How MS Disability Is Measured
MS Progression: Disease Steps (DS)
This is a simple way to measure MS disability, mainly based on your ability to walk. Doctors use it as a way to know when to begin therapy and to tell how you are responding to therapy. Scores range from 0, which is normal, to 6, which means you are unable to walk at all.
To establish the rating, you walk 25 feet. In addition, the doctor takes a medical history and performs both physical and neurological exams. Altogether, the time needed to create the rating is no more than about 30 minutes.
MS Progression: Multiple Sclerosis Functional Composite (MSFC)
The MSFC is a newer measurement system. It is sensitive to changes in addition to mobility. Although office staff can administer it, the MSFC takes more time to do, so it is currently used less in clinical practice and more for clinical trials. Computer-based tests are being developed, however, which may make it easier to use in the future.
Here's what the MSFC measures:
- Walking speed, using a timed 25-foot walk
- Arm and hand dexterity, using a nine-hole peg test
- Cognitive function, such as how well you can do math calculations, using the Paced Auditory Serial Additions Test (PASAT)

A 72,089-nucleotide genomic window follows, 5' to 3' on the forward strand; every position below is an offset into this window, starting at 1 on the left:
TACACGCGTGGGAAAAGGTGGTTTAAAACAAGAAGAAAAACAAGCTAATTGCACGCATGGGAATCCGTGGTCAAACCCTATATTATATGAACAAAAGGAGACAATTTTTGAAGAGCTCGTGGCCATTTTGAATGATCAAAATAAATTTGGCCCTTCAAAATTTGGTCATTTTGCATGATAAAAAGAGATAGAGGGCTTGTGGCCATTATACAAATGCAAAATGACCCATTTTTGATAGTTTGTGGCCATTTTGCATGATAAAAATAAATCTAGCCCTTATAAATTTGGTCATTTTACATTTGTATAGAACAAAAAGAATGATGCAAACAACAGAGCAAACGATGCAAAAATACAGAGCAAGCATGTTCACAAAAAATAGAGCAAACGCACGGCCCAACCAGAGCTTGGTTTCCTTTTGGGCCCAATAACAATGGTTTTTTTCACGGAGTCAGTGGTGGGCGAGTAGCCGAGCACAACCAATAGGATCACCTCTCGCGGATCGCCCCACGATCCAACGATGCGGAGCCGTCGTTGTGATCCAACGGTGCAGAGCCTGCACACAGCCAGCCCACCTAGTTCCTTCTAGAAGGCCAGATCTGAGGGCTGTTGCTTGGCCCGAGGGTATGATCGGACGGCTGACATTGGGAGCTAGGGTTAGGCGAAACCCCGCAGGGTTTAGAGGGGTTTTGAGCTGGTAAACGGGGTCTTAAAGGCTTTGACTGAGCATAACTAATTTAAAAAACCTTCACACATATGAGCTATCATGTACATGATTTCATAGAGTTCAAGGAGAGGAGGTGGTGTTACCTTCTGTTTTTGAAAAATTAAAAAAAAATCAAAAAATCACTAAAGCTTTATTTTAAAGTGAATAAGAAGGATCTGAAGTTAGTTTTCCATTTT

Other Measures of MS Disability
A wide range of other measures is used to assess multiple sclerosis disability. In many cases, these are simple questionnaires. For example, the Multiple Sclerosis Quality of Life questionnaire asks you questions about your:
- Physical, cognitive, social, and sexual function
- Limitations due to physical or emotional problems
- Perceptions about your health
- Overall quality of life
- Emotional health
Other scales measure specific aspects of disability such as:
- Bladder or bowel control
- Visual impairment
- Mental health
Additional tests may help with measuring MS progression in the future. Work closely with your neurologist to determine which tests are recommended.